the author has left the room even before we arrive. He has placed the only seat available directly before the window and that is where we must sit. Somewhere else, beyond, below, behind, he arranges the scenery to give us an illusion that what is happening outside is happening to us. We seem to be in one of our own dreams: we become observer and actor at the same time. If we stop to remind ourselves, we may become aware that it is all an illusion artfully created for us. The degree of our participation depends on the degree of our empathy as well as our interest.

There are no neutral observers to storytelling like this.

Last summer, a small press released The Dead Man and Other Horror Stories, with a print run limited to a thousand copies (it’s sold out, but cheap on Kindle, if you’re interested), with eleven stories that are anthologized for the first time. And last fall, Tor put out The Wolfe at the Door, fiction and poems and “ephemera” billed in the publisher’s copy as never-before-seen material. Never-before-seen, that is, unless you have yourself been driven mad enough by Wolfe to hunt them down, as I once did—all two hundred thirty or so pieces of short fiction he published over seven decades in chapbooks and genre fiction magazines and convention handouts.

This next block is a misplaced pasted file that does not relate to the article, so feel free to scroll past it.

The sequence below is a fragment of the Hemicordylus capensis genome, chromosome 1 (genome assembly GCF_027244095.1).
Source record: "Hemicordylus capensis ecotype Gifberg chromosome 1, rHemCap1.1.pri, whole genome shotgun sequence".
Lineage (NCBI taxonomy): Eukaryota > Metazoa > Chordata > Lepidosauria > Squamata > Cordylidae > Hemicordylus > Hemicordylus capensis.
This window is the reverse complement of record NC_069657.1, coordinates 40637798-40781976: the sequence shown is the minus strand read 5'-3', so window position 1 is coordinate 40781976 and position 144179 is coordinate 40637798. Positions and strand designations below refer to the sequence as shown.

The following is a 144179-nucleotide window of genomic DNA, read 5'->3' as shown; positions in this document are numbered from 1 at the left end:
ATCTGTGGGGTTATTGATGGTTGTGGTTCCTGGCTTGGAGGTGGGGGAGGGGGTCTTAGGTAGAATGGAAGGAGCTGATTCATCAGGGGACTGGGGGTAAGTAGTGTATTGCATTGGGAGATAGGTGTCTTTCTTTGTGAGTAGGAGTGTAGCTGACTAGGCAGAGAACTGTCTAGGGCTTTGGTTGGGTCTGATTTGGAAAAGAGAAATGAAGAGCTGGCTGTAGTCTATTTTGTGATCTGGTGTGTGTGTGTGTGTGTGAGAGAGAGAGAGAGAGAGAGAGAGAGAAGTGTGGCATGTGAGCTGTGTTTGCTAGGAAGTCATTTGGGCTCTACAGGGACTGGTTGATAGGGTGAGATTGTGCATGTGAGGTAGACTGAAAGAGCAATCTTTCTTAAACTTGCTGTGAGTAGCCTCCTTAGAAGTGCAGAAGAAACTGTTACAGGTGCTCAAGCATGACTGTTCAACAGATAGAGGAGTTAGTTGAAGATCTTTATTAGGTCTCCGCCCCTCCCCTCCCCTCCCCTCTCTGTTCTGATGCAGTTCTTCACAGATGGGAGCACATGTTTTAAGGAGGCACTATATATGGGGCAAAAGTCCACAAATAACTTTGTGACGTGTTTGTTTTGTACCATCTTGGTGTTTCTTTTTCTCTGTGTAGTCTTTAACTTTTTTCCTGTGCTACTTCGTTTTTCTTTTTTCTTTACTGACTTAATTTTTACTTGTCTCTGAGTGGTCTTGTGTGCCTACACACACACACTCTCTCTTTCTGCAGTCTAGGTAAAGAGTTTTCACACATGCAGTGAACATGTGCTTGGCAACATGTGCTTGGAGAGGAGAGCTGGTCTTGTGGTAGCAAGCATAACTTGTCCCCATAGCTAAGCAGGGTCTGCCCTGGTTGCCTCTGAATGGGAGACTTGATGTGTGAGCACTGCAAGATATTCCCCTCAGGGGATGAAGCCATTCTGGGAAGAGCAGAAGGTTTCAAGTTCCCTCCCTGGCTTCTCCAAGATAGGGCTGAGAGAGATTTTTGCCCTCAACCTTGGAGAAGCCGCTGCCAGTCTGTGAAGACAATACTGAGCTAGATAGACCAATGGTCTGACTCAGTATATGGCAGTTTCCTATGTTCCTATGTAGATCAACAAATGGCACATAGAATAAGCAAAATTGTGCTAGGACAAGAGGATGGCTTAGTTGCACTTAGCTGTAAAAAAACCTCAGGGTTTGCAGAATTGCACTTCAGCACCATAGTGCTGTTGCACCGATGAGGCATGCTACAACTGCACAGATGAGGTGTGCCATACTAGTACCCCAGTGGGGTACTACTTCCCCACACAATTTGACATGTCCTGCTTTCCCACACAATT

A lot of the stories in The Wolfe at the Door could have been left in old issues of Worlds of If and Weird Tales, though they’ll give devotees enough enjoyment. Two pieces of juvenilia from the 1950s are included, though the editors do a disservice by not marking them as such—they’re little just-so schlock plays. The poems are also just curiosities. But Wolfe’s off-cuts get stronger by the 1970s: “Remembrance to Come” is an early indication of later preoccupations, explicitly with Proust and the workings of memory (or is it, as is so often confused in Wolfe, hallucination?) but also the uncertain relation of past and future and the doubling of identity.

The story’s relative simplicity helps show how Wolfe’s tricks can work in more mature works. The protagonist, a literature professor at a vaguely sketched college campus in a future dystopia, is visited by a black-cloaked phantom standing in the back of his lecture room. He recalls a line from Swann’s Way: “When a man is asleep, he has in a circle round him the chain of the hours, the sequence of the years, the order of the heavenly host.” The black cloak was his own graduation robe; he was both the haunted—as an aging professor, being chased by something he’d forgotten—and the haunter, observing his future on his graduation day and vowing, as the story ends, “He would not teach. He would wake up.”